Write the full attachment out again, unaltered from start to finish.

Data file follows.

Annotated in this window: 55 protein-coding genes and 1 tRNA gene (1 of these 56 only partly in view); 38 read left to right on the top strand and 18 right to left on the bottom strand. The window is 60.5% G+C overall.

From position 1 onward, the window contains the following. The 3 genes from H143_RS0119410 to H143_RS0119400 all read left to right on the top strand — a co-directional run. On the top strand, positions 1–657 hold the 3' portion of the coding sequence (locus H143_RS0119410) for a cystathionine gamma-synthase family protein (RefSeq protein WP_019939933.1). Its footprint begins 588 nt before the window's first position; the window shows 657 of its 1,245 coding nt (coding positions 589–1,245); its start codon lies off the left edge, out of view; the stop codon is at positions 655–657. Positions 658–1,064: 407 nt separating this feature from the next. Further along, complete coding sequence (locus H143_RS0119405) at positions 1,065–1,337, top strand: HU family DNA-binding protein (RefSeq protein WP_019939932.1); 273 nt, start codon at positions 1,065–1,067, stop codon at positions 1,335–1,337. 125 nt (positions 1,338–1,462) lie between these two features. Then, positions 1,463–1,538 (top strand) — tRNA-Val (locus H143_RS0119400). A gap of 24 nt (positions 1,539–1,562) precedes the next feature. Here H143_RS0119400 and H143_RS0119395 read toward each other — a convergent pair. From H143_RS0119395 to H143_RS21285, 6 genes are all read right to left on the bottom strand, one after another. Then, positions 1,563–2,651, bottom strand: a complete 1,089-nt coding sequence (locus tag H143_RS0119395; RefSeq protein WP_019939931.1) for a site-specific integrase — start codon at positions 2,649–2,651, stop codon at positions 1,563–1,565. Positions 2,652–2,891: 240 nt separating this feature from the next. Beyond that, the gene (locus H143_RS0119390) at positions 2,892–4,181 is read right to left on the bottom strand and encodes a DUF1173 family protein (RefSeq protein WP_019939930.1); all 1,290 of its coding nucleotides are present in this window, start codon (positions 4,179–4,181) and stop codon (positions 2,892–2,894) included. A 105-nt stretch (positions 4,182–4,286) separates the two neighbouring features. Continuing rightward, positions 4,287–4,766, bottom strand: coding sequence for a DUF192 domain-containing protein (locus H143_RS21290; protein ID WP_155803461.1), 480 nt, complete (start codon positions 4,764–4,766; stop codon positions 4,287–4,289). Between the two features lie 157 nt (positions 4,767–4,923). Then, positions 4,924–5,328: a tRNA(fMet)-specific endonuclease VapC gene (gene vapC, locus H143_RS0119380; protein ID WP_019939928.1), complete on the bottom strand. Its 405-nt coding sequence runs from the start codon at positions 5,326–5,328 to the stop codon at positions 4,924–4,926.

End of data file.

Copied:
Annotated in this window: 55 protein-coding genes and 1 tRNA gene (1 of these 56 only partly in view); 38 read left to right on the top strand and 18 right to left on the bottom strand. The window is 60.5% G+C overall.

From position 1 onward, the window contains the following. The 3 genes from H143_RS0119410 to H143_RS0119400 all read left to right on the top strand — a co-directional run. On the top strand, positions 1–657 hold the 3' portion of the coding sequence (locus H143_RS0119410) for a cystathionine gamma-synthase family protein (RefSeq protein WP_019939933.1). Its footprint begins 588 nt before the window's first position; the window shows 657 of its 1,245 coding nt (coding positions 589–1,245); its start codon lies off the left edge, out of view; the stop codon is at positions 655–657. Positions 658–1,064: 407 nt separating this feature from the next. Further along, complete coding sequence (locus H143_RS0119405) at positions 1,065–1,337, top strand: HU family DNA-binding protein (RefSeq protein WP_019939932.1); 273 nt, start codon at positions 1,065–1,067, stop codon at positions 1,335–1,337. 125 nt (positions 1,338–1,462) lie between these two features. Then, positions 1,463–1,538 (top strand) — tRNA-Val (locus H143_RS0119400). A gap of 24 nt (positions 1,539–1,562) precedes the next feature. Here H143_RS0119400 and H143_RS0119395 read toward each other — a convergent pair. From H143_RS0119395 to H143_RS21285, 6 genes are all read right to left on the bottom strand, one after another. Then, positions 1,563–2,651, bottom strand: a complete 1,089-nt coding sequence (locus tag H143_RS0119395; RefSeq protein WP_019939931.1) for a site-specific integrase — start codon at positions 2,649–2,651, stop codon at positions 1,563–1,565. Positions 2,652–2,891: 240 nt separating this feature from the next. Beyond that, the gene (locus H143_RS0119390) at positions 2,892–4,181 is read right to left on the bottom strand and encodes a DUF1173 family protein (RefSeq protein WP_019939930.1); all 1,290 of its coding nucleotides are present in this window, start codon (positions 4,179–4,181) and stop codon (positions 2,892–2,894) included. A 105-nt stretch (positions 4,182–4,286) separates the two neighbouring features. Continuing rightward, positions 4,287–4,766, bottom strand: coding sequence for a DUF192 domain-containing protein (locus H143_RS21290; protein ID WP_155803461.1), 480 nt, complete (start codon positions 4,764–4,766; stop codon positions 4,287–4,289). Between the two features lie 157 nt (positions 4,767–4,923). Then, positions 4,924–5,328: a tRNA(fMet)-specific endonuclease VapC gene (gene vapC, locus H143_RS0119380; protein ID WP_019939928.1), complete on the bottom strand. Its 405-nt coding sequence runs from the start codon at positions 5,326–5,328 to the stop codon at positions 4,924–4,926.